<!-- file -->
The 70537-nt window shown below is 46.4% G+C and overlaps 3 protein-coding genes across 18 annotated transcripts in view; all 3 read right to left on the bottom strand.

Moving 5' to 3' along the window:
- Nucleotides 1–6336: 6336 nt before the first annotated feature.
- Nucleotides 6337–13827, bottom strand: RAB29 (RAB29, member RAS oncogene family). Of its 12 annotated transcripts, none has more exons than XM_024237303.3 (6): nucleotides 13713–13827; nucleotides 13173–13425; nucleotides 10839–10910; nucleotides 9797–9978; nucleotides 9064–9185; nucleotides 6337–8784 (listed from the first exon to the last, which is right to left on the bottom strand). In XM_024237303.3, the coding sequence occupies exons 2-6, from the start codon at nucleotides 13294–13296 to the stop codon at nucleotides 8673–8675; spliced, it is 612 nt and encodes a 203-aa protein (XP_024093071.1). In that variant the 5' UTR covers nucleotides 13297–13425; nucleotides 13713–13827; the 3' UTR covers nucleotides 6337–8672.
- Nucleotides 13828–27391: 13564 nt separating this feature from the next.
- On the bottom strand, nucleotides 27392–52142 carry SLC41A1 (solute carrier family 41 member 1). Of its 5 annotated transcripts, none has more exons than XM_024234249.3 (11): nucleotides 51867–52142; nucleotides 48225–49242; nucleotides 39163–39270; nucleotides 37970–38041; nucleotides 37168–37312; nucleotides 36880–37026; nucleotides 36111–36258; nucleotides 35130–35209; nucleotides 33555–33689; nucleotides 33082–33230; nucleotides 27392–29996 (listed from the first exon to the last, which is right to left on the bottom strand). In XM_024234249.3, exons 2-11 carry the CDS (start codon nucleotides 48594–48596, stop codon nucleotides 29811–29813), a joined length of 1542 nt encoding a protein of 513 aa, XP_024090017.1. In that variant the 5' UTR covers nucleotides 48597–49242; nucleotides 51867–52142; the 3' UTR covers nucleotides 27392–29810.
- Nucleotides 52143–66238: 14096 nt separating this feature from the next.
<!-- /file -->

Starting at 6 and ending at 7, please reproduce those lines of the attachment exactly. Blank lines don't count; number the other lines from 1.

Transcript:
- On the bottom strand, nucleotides 27392–52142 carry SLC41A1 (solute carrier family 41 member 1). Of its 5 annotated transcripts, none has more exons than XM_024234249.3 (11): nucleotides 51867–52142; nucleotides 48225–49242; nucleotides 39163–39270; nucleotides 37970–38041; nucleotides 37168–37312; nucleotides 36880–37026; nucleotides 36111–36258; nucleotides 35130–35209; nucleotides 33555–33689; nucleotides 33082–33230; nucleotides 27392–29996 (listed from the first exon to the last, which is right to left on the bottom strand). In XM_024234249.3, exons 2-11 carry the CDS (start codon nucleotides 48594–48596, stop codon nucleotides 29811–29813), a joined length of 1542 nt encoding a protein of 513 aa, XP_024090017.1. In that variant the 5' UTR covers nucleotides 48597–49242; nucleotides 51867–52142; the 3' UTR covers nucleotides 27392–29810.
- Nucleotides 52143–66238: 14096 nt separating this feature from the next.